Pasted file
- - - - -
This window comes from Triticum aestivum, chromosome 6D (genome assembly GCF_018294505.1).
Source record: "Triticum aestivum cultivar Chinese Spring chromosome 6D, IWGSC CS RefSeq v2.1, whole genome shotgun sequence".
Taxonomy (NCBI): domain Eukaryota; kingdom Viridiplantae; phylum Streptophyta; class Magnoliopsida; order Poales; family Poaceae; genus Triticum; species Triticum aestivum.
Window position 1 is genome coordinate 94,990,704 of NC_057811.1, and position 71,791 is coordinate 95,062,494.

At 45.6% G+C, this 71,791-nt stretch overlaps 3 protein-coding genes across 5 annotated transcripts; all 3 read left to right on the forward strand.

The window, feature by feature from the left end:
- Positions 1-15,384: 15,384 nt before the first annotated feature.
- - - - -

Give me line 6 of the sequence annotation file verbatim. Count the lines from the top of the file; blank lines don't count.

The window, feature by feature from the left end: